This week I decided to try out a new technique on one of my models – Non Metallic Metal. It’s not something I’ve ever tried before, so I was a little nervous about it, to say the least (if only because of the hassle of stripping it and re-painting it is something I hate to do).
Still, I got to work on him in the usual manner for my Yu Jing models, while the sword got the lions-share of the work.
Before starting, I did a bit of research and found an image as reference. I didn’t actually read any full articles on the subject, as I worried that would either put me off by daunting me, or just plain confusing me! In the end, I used the image at the end of this article for my reference.
I began by painting the hilt with Averland Sunset then washing it with Reikland Fleshshade. I then highlighted it with the old Golden Yellow colour, with an additional highlight of Ceramite White.
The blade was painted first with P3 Meridius Blue, washed with Asurmen Blue, then re-highlighted up through Meridius Blue up through P3 Arcane Blue and then some Arcane Blue with Ceramite White mixed in. I added some light Asurmen Blue glazing towards the darker areas to darken them slightly. I then added a couple of sideways brushstrokes in the lightest colour, as well as edge highlighting the whole thing. This is the stuff wet palettes were made for!
In all, I’m pretty pleased with the look, and while it could use some refinement, as a first attempt I’m happy with how it turned out. I look forward to trying it out again on other models!
Here’s the Pheasant in a group shot with his other Yu Jing models:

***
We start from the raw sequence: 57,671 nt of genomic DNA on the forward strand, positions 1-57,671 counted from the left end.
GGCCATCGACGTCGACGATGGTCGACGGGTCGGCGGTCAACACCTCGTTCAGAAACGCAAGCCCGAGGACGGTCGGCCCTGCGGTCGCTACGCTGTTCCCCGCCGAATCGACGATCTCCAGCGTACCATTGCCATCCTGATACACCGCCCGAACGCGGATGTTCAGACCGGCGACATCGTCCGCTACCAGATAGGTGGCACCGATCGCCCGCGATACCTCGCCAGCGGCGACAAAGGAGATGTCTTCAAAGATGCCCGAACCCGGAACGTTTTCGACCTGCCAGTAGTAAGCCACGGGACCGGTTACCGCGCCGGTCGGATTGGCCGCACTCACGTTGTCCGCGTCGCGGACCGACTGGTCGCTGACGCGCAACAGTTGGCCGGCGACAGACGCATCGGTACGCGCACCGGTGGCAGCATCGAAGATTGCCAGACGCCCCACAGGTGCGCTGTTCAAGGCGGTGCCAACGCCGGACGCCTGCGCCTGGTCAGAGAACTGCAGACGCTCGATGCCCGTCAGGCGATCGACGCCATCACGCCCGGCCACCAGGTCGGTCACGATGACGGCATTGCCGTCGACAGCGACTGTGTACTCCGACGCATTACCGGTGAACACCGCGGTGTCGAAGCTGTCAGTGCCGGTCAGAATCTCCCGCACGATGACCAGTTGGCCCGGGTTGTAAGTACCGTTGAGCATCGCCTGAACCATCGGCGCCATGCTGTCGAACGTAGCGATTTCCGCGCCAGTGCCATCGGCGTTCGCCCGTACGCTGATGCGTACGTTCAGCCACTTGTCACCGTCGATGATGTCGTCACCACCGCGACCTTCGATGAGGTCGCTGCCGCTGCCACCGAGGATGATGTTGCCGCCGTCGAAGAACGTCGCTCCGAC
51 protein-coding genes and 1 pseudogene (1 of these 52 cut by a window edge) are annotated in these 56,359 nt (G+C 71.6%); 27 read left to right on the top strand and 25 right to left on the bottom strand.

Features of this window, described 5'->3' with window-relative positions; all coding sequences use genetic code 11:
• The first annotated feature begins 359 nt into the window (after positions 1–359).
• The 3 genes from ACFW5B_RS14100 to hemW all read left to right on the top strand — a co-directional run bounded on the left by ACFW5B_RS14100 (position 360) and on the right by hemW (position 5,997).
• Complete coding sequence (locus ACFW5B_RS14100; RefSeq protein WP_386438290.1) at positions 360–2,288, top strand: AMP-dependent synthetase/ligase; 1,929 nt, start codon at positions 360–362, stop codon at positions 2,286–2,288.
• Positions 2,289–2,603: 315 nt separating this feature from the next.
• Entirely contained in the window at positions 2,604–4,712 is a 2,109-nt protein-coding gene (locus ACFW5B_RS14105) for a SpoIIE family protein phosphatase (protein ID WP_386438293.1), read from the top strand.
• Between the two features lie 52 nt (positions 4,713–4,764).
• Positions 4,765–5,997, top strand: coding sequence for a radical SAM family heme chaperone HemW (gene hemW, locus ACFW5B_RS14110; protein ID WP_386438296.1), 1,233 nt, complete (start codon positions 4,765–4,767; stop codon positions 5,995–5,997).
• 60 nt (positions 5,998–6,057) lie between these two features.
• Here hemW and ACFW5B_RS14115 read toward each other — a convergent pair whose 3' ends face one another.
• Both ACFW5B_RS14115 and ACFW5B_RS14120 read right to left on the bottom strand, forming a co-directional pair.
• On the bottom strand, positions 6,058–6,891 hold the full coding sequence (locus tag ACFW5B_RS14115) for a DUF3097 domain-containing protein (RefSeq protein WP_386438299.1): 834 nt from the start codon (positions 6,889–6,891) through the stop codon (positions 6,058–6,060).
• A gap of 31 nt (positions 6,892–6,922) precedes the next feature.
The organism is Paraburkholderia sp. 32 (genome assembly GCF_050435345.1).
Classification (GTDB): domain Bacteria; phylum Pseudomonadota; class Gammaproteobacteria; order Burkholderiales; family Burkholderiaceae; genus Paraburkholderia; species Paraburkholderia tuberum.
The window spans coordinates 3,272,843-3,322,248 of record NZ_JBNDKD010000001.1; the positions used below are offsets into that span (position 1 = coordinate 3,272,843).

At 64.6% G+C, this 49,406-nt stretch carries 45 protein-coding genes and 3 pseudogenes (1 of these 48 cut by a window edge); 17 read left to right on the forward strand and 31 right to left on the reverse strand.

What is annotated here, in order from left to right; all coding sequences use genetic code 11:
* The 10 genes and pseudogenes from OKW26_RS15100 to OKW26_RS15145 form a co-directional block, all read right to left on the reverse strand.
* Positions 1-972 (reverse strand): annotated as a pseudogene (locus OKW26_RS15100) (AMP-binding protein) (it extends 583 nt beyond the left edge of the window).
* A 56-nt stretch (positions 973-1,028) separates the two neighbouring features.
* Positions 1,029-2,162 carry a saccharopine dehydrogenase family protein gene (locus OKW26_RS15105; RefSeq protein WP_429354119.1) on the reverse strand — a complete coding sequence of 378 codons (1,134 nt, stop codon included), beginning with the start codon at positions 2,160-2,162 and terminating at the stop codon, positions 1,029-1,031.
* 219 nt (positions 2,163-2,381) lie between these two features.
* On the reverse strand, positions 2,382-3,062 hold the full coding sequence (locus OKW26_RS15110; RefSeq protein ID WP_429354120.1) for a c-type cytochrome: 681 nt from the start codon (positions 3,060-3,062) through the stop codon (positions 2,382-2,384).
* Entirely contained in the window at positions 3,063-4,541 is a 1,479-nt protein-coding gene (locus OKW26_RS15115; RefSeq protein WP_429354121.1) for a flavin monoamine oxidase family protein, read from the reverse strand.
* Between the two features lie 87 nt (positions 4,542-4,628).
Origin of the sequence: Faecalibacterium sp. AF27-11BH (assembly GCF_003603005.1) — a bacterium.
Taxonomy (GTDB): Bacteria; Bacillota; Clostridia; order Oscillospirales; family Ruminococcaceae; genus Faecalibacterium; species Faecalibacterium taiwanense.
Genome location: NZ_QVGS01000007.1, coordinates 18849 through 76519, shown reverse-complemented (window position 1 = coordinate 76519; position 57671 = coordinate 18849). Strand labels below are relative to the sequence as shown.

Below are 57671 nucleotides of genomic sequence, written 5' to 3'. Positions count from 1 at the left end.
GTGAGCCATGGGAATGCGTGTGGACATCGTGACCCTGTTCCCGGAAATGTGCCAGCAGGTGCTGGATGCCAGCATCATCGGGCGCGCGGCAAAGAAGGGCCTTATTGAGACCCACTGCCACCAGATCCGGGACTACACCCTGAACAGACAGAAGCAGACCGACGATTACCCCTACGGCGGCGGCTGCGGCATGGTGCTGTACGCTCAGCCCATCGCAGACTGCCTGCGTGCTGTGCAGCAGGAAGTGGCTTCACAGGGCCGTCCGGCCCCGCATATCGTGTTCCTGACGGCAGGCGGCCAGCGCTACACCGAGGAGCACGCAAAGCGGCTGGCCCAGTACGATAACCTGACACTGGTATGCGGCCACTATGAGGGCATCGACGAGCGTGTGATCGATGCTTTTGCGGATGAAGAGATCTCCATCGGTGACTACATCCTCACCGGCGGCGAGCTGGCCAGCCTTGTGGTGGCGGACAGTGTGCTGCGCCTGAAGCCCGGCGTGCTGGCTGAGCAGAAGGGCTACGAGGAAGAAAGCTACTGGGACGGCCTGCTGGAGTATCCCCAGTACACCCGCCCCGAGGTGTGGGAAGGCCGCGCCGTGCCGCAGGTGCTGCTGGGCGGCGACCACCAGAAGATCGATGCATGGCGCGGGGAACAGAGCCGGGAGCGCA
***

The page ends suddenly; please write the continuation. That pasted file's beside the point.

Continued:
Moving on from the Yu Jing, I went back to some Aleph, this time with a Dasyu, one of my favourite models:
I didn’t do too much out of the ordinary with him (my standard procedure is here), other than to add a thin wash of Naggaroth Night to the lower areas of purple to darken them up a bit and add a bit of definition.
While on the subject of Aleph, I managed to pick up Atalanta and Spotbot on the cheap from a friend as part of an eBay lot that he’d won. Her rifle was damaged (to the point where the barrel had broken off at the end), but luckily I was able to fix this with the spare Aleph Sniper Rifle that comes with the Chandra Spec Ops. Rather than try to attach it to the end of the barrel (a ridiculously small join at the best of times, I decided to cut the rifles off near the grip and re-attach at that point, to give a larger contact area. As you can see from the image below, it needs a bit of extra tidying around the join, although this shouldn’t be too difficult:
When basing her up, I hadn’t initially noticed that the person who’d assembled her initially had managed to mess up her leg positions (whether by bending the model or by gluing the rear leg on at a slightly odd angle), but luckily by using one of the bases with a road/pavement transition, she sits perfectly naturally without any disassembly required!
And as an added extra, here she is next to Spotbot. It was purely by chance that the last two resin bases I had left over were ones that matched up nicely, and so I’ve based Spotbot at an angle that complements Atalanta’s. It’s a bit difficult to spot on the uneven surface of my light tent, but I’m sure it’ll be more apparent when I get them painted:
That brings my total up to 37 models painted this year so far, and brings the (newly re-formatted) Pile of Shame down a bit, although I’d mistakenly left off most of my Bushido models, so it’s bumped it back up by 5 again! That number is only going to grow further when my Kickstarter stuff arrives, which should be any time in the next month (I hope)!